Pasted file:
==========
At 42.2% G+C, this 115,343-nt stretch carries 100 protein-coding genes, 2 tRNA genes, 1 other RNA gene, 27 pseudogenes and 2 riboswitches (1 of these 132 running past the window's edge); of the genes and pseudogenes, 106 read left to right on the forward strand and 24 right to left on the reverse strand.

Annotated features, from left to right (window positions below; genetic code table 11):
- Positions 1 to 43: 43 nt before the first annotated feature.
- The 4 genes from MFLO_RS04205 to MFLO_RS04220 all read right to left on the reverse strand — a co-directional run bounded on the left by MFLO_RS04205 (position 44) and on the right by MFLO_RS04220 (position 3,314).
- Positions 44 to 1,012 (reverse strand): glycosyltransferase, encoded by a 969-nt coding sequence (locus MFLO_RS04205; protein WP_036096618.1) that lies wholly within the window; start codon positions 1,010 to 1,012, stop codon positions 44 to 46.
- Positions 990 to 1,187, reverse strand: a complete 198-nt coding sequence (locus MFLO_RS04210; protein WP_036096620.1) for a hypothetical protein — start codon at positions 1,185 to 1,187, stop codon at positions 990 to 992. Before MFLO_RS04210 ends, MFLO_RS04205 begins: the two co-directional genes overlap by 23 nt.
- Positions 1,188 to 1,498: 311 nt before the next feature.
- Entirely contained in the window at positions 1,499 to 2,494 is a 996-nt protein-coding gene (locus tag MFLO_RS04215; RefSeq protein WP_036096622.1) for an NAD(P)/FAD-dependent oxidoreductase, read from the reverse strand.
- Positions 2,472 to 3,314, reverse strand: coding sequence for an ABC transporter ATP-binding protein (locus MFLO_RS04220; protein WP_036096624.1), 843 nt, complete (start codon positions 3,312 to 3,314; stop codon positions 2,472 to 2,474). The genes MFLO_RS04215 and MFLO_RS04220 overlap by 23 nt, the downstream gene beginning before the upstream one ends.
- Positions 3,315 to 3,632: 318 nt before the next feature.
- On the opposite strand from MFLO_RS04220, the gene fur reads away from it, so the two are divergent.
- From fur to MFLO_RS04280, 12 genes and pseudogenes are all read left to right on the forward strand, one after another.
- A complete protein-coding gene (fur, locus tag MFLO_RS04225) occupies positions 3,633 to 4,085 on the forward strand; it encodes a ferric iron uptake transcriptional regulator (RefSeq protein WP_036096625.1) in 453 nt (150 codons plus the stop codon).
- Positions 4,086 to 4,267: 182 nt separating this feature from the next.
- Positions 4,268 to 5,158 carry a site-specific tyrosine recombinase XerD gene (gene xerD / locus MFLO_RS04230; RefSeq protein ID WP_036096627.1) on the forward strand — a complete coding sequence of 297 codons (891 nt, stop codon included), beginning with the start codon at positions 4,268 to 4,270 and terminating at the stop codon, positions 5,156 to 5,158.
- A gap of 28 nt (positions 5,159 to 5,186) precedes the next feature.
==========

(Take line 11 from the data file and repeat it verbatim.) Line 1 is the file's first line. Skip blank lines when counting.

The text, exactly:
- On the opposite strand from MFLO_RS04220, the gene fur reads away from it, so the two are divergent.